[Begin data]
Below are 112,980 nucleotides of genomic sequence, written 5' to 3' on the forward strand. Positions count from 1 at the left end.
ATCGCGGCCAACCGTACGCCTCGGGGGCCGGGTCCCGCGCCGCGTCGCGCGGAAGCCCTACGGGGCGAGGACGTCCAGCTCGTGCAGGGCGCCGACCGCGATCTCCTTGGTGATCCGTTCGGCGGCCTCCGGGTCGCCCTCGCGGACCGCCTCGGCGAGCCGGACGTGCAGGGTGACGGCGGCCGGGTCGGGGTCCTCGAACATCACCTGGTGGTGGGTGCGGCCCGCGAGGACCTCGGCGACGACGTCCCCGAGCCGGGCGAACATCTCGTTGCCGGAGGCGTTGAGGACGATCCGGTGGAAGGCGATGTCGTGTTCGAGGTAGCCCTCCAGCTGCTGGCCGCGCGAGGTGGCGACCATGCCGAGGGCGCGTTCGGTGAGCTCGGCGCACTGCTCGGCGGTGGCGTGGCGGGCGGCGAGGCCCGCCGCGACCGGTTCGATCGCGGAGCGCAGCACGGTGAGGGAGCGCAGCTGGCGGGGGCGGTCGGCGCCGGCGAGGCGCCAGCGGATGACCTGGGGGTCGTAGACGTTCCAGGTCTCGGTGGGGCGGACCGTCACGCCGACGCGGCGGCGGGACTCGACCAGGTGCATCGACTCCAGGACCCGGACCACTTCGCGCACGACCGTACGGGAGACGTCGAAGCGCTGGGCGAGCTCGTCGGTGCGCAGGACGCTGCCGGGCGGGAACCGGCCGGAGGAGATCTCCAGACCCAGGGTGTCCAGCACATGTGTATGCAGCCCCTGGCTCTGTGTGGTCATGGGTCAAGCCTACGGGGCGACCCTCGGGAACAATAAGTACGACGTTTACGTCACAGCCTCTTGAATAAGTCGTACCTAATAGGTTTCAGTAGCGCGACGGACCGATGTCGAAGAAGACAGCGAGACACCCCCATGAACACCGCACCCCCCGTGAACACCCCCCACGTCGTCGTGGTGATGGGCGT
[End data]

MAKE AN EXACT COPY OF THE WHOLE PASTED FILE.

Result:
Below are 112,980 nucleotides of genomic sequence, written 5' to 3' on the forward strand. Positions count from 1 at the left end.
ATCGCGGCCAACCGTACGCCTCGGGGGCCGGGTCCCGCGCCGCGTCGCGCGGAAGCCCTACGGGGCGAGGACGTCCAGCTCGTGCAGGGCGCCGACCGCGATCTCCTTGGTGATCCGTTCGGCGGCCTCCGGGTCGCCCTCGCGGACCGCCTCGGCGAGCCGGACGTGCAGGGTGACGGCGGCCGGGTCGGGGTCCTCGAACATCACCTGGTGGTGGGTGCGGCCCGCGAGGACCTCGGCGACGACGTCCCCGAGCCGGGCGAACATCTCGTTGCCGGAGGCGTTGAGGACGATCCGGTGGAAGGCGATGTCGTGTTCGAGGTAGCCCTCCAGCTGCTGGCCGCGCGAGGTGGCGACCATGCCGAGGGCGCGTTCGGTGAGCTCGGCGCACTGCTCGGCGGTGGCGTGGCGGGCGGCGAGGCCCGCCGCGACCGGTTCGATCGCGGAGCGCAGCACGGTGAGGGAGCGCAGCTGGCGGGGGCGGTCGGCGCCGGCGAGGCGCCAGCGGATGACCTGGGGGTCGTAGACGTTCCAGGTCTCGGTGGGGCGGACCGTCACGCCGACGCGGCGGCGGGACTCGACCAGGTGCATCGACTCCAGGACCCGGACCACTTCGCGCACGACCGTACGGGAGACGTCGAAGCGCTGGGCGAGCTCGTCGGTGCGCAGGACGCTGCCGGGCGGGAACCGGCCGGAGGAGATCTCCAGACCCAGGGTGTCCAGCACATGTGTATGCAGCCCCTGGCTCTGTGTGGTCATGGGTCAAGCCTACGGGGCGACCCTCGGGAACAATAAGTACGACGTTTACGTCACAGCCTCTTGAATAAGTCGTACCTAATAGGTTTCAGTAGCGCGACGGACCGATGTCGAAGAAGACAGCGAGACACCCCCATGAACACCGCACCCCCCGTGAACACCCCCCACGTCGTCGTGGTGATGGGCGT